In the US Constitution, any and all workers are entitled to the right to treated with dignity, to be provided with a living wage, job security and stability, and if these rights are violated, they have the right to protest and organize strikes. Thus, Labor Unions were formed and to this day continue to advocate for equality and prosperity. We have a God-given right to be treated as human beings. In Egypt, the Jewish people were enslaved and forced into servitude for the Pharoah. In Exodus 6:5-6 God proclaims — “And I have also heard the groaning of the children of Israel whom the Egyptians keep in bondage, and I have remembered My covenant. Therefore say to the children of Israel: ‘I am the Lord, I will bring you out from under the burdens of the Egyptians, I will rescue you from their bondage, and I will redeem you with an outstretched arm and great judgments.” Jesus is “The Redeemer,” that paid the debt of our sin with His own blood shed on that old rugged cross. Slavery has always existed, and wars have been waged to bring an end, but it never comes. Even today, we are sometimes slaves to our government, or corporations. Wages get garnished, companies lose business, employers abuse their staff in hostile work environments, etc. We do notdeserve this treatment but there is evil in this world, and they are people such as the Elites that want to control others. There have been many dictatorships throughout history that were the result of a prideful leader seeking to control his followers, which could very well be citizens. A good example would be communism which operates with a socialist economy, and people just want to access their resources to survive.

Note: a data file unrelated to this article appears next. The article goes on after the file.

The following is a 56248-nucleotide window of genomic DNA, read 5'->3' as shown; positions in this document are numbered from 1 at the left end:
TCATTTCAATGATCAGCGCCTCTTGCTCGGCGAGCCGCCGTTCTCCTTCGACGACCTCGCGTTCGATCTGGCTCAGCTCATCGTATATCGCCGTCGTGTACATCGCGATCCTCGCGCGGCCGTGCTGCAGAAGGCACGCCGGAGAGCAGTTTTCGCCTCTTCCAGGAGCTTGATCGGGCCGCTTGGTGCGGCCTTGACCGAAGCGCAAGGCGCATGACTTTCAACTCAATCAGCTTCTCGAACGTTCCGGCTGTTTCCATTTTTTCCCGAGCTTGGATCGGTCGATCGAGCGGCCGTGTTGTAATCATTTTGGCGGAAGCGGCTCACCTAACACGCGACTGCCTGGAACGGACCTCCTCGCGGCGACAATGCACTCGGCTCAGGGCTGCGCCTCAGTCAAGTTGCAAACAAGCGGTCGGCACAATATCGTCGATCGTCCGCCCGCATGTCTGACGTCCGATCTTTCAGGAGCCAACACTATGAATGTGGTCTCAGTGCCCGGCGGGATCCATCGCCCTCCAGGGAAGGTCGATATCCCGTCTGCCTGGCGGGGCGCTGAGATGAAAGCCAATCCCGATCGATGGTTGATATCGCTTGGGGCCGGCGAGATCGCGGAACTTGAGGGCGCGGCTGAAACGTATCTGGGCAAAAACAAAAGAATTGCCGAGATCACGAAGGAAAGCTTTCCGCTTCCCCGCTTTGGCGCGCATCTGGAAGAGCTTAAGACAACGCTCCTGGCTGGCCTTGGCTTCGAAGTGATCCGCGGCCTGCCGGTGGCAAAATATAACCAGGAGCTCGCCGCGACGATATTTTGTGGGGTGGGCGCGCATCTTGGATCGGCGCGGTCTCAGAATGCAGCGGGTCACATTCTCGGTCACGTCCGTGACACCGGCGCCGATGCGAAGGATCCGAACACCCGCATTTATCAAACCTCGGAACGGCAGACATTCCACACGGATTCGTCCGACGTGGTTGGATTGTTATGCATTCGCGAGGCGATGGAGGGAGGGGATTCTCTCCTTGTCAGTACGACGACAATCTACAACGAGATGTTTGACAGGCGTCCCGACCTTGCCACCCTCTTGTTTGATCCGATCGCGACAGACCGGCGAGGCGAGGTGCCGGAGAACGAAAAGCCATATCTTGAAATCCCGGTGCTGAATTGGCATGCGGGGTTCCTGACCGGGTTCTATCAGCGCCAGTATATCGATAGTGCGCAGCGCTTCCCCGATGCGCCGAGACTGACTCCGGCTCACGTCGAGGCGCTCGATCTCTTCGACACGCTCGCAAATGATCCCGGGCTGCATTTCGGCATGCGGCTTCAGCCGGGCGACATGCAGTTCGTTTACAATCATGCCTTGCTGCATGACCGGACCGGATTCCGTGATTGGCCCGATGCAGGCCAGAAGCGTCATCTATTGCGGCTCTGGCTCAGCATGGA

Poverty is a real problem in the US along with across the world. There are those that worship money because it supplies their every desire, and they lose themselves to the materialistic world. People also idolize money for survival and forget what it means to live. Mark 8:36-37 reveals — “For what will it profit a man if he gains the whole world, and loses his own soul? Or what will a man give in exchange for soul?” We lose sight of what it means to live, our jobs can consume our lives because we believe it is the only means to live and often it distracts us from our first ministry which is our families, our marriages, our livelihoods. When God told us to labor, although we should have longsuffering, we should not bear a lot of what we choose to put up with just to get a paycheck. Labor should be rewarding as told in John 6:27 — “Do not labor for the food which perishes, but for the food which endures to everlasting life, which the Son of Man will give you, because God the Father has set His seal on him.” God is our provider not your boss. It is ok to work but do not let it be all there is to life, or you will become dull not only mentally but spiritually. “Labor Day” commemorates all that has been achieved but we should always respect one another in that aspect regardless of the day. Remember that these jobs we do for monetary gain are temporal but there are greater works that leave a legacy behind for others to be inspired. America is referred to as a “city upon a hill” and in Matthew 5:14-15 — “You are the light of the world. A city that is set on a hill cannot be hidden.” We can make a difference in this world, but we do not have to be of the world to do so and we do not have to tolerate abuse to play a vital role in making that difference in whatever setting it may be.